Lori Heninger, PhD, is the owner of Fish Glass, a lampworking studio in Blairstown, NJ. Lori had worked as a full-time fine-craft jeweler and sculptor prior to getting her MSW and PhD in social welfare. For the next 25 years, she focused on international humanitarian and development issues; however, she has always remained involved in creating fine crafts as well as 2-D work. Lori won a New Jersey Council on the Arts Fellowship and has displayed her work in museums, galleries and major craft shows across the United States.
During a trip to Seattle in 2014, a friend introduced me to lampwork glass. She specializes in fused glass, and had just started to work with a torch. From the moment I sat down at her bench, I was mesmerized. When we got home, I bought a book on lampworking, and read it from cover to cover multiple times while I waited for my glass ‘starter pack’ to arrive.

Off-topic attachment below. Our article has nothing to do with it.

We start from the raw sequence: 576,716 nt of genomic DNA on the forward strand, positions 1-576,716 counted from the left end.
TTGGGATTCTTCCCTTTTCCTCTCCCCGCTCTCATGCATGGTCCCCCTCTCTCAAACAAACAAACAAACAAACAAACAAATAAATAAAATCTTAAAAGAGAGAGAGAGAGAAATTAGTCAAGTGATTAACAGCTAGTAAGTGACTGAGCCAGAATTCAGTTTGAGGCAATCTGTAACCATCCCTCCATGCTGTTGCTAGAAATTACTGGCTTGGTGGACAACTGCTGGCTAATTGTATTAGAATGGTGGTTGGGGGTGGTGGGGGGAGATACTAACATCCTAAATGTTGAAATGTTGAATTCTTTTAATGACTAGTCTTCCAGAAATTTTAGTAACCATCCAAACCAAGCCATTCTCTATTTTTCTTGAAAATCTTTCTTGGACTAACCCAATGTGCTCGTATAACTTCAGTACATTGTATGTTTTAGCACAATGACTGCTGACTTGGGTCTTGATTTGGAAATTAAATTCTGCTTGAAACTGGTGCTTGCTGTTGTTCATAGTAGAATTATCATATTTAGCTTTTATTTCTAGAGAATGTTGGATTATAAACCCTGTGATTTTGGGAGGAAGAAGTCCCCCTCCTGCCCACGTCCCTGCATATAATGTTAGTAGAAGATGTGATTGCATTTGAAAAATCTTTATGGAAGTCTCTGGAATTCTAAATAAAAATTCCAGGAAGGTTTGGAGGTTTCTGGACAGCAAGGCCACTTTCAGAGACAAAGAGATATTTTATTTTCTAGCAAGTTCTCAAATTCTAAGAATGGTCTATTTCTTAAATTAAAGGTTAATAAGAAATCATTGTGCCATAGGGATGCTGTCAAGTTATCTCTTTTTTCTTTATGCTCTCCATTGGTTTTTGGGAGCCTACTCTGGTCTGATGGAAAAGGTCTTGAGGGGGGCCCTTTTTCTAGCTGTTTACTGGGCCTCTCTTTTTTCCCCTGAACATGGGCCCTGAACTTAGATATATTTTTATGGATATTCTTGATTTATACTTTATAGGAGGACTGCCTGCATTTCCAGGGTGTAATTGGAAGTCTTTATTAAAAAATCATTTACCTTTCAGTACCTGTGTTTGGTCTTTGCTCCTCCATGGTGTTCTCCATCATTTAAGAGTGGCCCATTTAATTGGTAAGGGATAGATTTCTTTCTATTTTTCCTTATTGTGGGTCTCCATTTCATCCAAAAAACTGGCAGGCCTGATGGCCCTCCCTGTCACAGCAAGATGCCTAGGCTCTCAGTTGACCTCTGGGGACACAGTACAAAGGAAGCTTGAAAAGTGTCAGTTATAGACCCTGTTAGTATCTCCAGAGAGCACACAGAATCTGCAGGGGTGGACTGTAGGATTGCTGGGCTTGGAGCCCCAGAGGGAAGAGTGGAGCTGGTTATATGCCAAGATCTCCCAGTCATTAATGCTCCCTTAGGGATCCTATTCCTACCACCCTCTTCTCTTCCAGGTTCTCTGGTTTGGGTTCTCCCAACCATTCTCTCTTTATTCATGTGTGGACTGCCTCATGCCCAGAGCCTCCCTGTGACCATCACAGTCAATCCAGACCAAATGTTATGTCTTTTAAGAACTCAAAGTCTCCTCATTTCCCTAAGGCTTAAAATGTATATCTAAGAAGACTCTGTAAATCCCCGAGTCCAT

Since that time I have taught myself how to create beads and forms, both on- and off-mandrel, which I have then turned into sculpture, housewares and jewelry. The skills I learned as a full-time craft jeweler have helped me greatly in this new medium.
Lampworking is a process of taking glass rods and melting them with a torch, using an oxygen/propane mix, and shaping the glass into something new.
I am fascinated by small worlds; lampwork allows me to create work that mandates an intimacy between the viewer and the piece. Whether that intimacy is the physical touching of glass to skin, as in glass transformed into wearable art, or the visual proximity needed to explore the detailed depths of a sculptural element, lampwork is a perfect medium upon which to build that relationship.
I am also taken with the world beneath the sea, particularly fish and other marine creatures. I’ve found inspiration in the shape, movement of and reflection of light off schools of fish and have worked to incorporate those elements into my sculpture. Using transparent and opaque glass, etching solution and fine silver allows me to create the kind of contrasts I’ve seen while scuba diving, and the fluidity of molten glass provides for the possibility of capturing motion.